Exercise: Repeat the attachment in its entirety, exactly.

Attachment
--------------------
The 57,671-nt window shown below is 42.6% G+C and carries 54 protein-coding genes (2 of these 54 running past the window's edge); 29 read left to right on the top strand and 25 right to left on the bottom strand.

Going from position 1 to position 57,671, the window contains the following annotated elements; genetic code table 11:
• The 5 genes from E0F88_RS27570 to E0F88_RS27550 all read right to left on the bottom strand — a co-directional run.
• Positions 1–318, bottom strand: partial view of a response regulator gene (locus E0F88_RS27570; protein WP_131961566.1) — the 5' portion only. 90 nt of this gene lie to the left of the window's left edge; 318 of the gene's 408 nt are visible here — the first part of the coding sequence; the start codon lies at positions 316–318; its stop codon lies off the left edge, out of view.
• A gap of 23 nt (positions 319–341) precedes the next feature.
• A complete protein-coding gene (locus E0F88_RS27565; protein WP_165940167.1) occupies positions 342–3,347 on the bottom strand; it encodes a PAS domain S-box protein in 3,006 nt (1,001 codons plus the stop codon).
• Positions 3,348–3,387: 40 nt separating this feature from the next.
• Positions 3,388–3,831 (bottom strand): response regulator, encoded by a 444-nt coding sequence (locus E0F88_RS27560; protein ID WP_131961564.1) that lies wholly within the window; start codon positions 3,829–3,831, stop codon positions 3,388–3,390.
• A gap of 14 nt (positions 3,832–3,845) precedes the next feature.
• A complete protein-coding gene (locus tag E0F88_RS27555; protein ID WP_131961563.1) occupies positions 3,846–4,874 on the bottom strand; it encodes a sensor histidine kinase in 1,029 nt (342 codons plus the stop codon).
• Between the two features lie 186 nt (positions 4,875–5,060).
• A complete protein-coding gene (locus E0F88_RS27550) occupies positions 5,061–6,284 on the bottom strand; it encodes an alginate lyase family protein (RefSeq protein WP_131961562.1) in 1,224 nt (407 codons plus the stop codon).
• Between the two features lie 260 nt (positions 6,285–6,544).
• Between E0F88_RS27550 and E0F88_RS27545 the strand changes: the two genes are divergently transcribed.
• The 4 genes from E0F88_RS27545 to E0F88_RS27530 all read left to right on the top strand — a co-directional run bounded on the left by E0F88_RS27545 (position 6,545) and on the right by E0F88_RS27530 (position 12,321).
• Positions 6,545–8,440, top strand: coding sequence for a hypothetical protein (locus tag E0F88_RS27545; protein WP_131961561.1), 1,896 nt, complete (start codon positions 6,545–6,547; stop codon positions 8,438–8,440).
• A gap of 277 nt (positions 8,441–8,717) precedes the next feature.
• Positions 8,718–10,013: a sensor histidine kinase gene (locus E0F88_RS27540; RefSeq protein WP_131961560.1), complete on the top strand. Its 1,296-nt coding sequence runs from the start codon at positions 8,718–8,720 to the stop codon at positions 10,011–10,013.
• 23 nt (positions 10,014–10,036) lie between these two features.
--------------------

The 57,671-nt window shown below is 42.6% G+C and carries 54 protein-coding genes (2 of these 54 running past the window's edge); 29 read left to right on the top strand and 25 right to left on the bottom strand.

Going from position 1 to position 57,671, the window contains the following annotated elements; genetic code table 11:
• The 5 genes from E0F88_RS27570 to E0F88_RS27550 all read right to left on the bottom strand — a co-directional run.
• Positions 1–318, bottom strand: partial view of a response regulator gene (locus E0F88_RS27570; protein WP_131961566.1) — the 5' portion only. 90 nt of this gene lie to the left of the window's left edge; 318 of the gene's 408 nt are visible here — the first part of the coding sequence; the start codon lies at positions 316–318; its stop codon lies off the left edge, out of view.
• A gap of 23 nt (positions 319–341) precedes the next feature.
• A complete protein-coding gene (locus E0F88_RS27565; protein WP_165940167.1) occupies positions 342–3,347 on the bottom strand; it encodes a PAS domain S-box protein in 3,006 nt (1,001 codons plus the stop codon).
• Positions 3,348–3,387: 40 nt separating this feature from the next.
• Positions 3,388–3,831 (bottom strand): response regulator, encoded by a 444-nt coding sequence (locus E0F88_RS27560; protein ID WP_131961564.1) that lies wholly within the window; start codon positions 3,829–3,831, stop codon positions 3,388–3,390.
• A gap of 14 nt (positions 3,832–3,845) precedes the next feature.
• A complete protein-coding gene (locus tag E0F88_RS27555; protein ID WP_131961563.1) occupies positions 3,846–4,874 on the bottom strand; it encodes a sensor histidine kinase in 1,029 nt (342 codons plus the stop codon).
• Between the two features lie 186 nt (positions 4,875–5,060).
• A complete protein-coding gene (locus E0F88_RS27550) occupies positions 5,061–6,284 on the bottom strand; it encodes an alginate lyase family protein (RefSeq protein WP_131961562.1) in 1,224 nt (407 codons plus the stop codon).
• Between the two features lie 260 nt (positions 6,285–6,544).
• Between E0F88_RS27550 and E0F88_RS27545 the strand changes: the two genes are divergently transcribed.
• The 4 genes from E0F88_RS27545 to E0F88_RS27530 all read left to right on the top strand — a co-directional run bounded on the left by E0F88_RS27545 (position 6,545) and on the right by E0F88_RS27530 (position 12,321).
• Positions 6,545–8,440, top strand: coding sequence for a hypothetical protein (locus tag E0F88_RS27545; protein WP_131961561.1), 1,896 nt, complete (start codon positions 6,545–6,547; stop codon positions 8,438–8,440).
• A gap of 277 nt (positions 8,441–8,717) precedes the next feature.
• Positions 8,718–10,013: a sensor histidine kinase gene (locus E0F88_RS27540; RefSeq protein WP_131961560.1), complete on the top strand. Its 1,296-nt coding sequence runs from the start codon at positions 8,718–8,720 to the stop codon at positions 10,011–10,013.
• 23 nt (positions 10,014–10,036) lie between these two features.